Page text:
Ireland will this year celebrate the second annual Scoliosis Awareness day on Saturday June 27th.
Growing up with Scoliosis was exceptionally difficult for me because I didn’t know anyone else who suffered with it – leaving me feeling like a total outcast. I had very little information available to me (bearing in mind the internet was still a *new* thing). There were few online forums, but the information presented on these sites was more-often-than-not false. I had nobody to ask the ‘what if’s’, and simple things like what things should I bring to hospital with me?
Until 2010 there was no direct organisation or body that offered help and advice to the thousands of Scoliosis sufferers across Ireland. Set up by Gary Farrell, Scoliosis-Ireland aims to educate those who don’t know about the condition, and help those on their journey with it. The disease can affect anyone at any age; both males and females, however it is most common among young girls going through puberty. Below are symptoms to look out for: early detection is key.
When I was diagnosed I never imagined that almost ten years later I would still be sharing my story. But the negatives that came from these horrendous surgeries have given me the strength to help others going through life-changing procedures. At twenty-one, being restricted in so many ways is a challenge that I never thought I would have to take on. But the human body is an extraordinary thing, and as humans we learn to adapt quickly. I think what people assume is that you go into have a procedure done and that’s it; you’re fixed. You don’t only have to prepare your body physically, but also get your mind ready to have your body cut, opened, pulled at, have foreign bodies put in, and be stitched up. Although the vlogs were difficult to do, the feedback I received is overwhelming and so rewarding knowing that I’ve helped people who are in the position that I was once in.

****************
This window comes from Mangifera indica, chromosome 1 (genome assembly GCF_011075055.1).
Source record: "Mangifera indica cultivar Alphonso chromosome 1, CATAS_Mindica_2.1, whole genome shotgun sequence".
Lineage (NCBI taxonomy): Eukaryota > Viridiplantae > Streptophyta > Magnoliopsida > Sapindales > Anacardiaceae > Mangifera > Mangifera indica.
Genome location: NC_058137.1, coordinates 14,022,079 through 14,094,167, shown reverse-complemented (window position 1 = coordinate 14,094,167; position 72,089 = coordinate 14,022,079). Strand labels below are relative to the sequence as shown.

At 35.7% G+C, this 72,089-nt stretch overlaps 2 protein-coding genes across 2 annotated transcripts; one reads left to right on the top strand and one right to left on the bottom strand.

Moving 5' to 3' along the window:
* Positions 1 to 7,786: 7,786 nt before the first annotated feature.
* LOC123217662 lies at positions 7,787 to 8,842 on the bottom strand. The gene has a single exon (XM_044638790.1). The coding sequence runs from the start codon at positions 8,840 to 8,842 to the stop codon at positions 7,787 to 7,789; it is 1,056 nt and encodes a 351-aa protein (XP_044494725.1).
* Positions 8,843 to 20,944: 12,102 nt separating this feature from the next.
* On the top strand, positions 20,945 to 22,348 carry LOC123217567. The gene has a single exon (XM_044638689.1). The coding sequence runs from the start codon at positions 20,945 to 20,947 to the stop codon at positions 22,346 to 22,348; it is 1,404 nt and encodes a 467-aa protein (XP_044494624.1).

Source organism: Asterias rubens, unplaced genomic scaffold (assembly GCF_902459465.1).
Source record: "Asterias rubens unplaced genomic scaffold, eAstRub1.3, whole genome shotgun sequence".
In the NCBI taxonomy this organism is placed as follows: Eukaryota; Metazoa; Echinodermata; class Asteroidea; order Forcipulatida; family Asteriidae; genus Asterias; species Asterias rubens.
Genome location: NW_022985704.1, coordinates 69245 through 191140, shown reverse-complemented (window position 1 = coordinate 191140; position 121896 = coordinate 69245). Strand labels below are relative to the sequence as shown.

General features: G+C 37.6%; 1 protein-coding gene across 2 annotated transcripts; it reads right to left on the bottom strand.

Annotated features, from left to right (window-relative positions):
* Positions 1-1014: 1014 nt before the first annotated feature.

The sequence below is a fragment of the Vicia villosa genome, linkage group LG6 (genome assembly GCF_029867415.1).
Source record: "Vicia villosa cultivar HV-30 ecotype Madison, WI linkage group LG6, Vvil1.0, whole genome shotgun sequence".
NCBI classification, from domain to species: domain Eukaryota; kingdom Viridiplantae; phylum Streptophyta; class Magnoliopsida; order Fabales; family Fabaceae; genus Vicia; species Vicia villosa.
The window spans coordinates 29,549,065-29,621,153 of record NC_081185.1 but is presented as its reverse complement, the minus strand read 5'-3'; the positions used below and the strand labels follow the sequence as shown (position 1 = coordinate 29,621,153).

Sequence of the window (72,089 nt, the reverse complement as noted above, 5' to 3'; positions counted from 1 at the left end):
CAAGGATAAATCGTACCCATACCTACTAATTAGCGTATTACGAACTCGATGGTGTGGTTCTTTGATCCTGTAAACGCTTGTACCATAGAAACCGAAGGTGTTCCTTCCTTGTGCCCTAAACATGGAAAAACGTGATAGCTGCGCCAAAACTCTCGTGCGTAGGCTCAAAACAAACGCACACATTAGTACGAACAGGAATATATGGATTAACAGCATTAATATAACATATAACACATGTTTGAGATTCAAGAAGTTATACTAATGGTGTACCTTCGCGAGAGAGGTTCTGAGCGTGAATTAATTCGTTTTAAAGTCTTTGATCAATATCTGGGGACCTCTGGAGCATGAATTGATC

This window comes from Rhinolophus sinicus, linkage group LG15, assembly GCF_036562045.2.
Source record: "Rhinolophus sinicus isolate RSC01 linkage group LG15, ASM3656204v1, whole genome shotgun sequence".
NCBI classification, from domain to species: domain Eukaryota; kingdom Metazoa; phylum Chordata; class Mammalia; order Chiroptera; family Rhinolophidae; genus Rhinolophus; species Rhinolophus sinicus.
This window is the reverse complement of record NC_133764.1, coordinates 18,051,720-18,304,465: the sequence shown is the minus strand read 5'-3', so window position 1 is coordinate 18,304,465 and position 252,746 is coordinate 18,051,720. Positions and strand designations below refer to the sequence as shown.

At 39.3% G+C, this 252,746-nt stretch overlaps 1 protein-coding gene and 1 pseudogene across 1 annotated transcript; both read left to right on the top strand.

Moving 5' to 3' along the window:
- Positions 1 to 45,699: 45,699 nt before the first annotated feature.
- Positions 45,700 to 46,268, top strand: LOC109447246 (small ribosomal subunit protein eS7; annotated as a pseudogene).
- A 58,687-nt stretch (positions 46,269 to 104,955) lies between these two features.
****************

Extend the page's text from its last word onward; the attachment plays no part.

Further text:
Scoliosis has appeared in Irish media a lot recently due to the lengthy waiting lists that young children and adults are being asked to wait. Luckily for me (or unluckily..), my spine had deformed so bad in such a short amount of time that I wasn’t left waiting long for my first surgery, or my subsequent surgeries thereafter. To put it into context: imagine trying to live a normal life with a broke bone; except this bone squeezes on all of your other organs, decreasing your lung capacity, producing crippling pain, and horrendous fatigue among other symptoms. Dr. Pat Kiely, one of Ireland’s leading spinal surgeons and founding surgeon of Straight Ahead has recently launched the ‘walk a mile’ initiative to raise funds for life-changing Scoliosis surgeries and cut the waiting-lists for children. Croí Cróga, an activity-based group focused on raising money for charities, have this year chosen Straight Ahead Ireland as their primary charity. They and Dr Kiely want everyone to ‘walk a mile’ for the children who cannot. If you would like to get involved all you have to do is walk a mile, upload a picture to your social media site, and text MILE to 50300 to donate €4; all of which goes towards funding Scoliosis surgeries and Straight Ahead.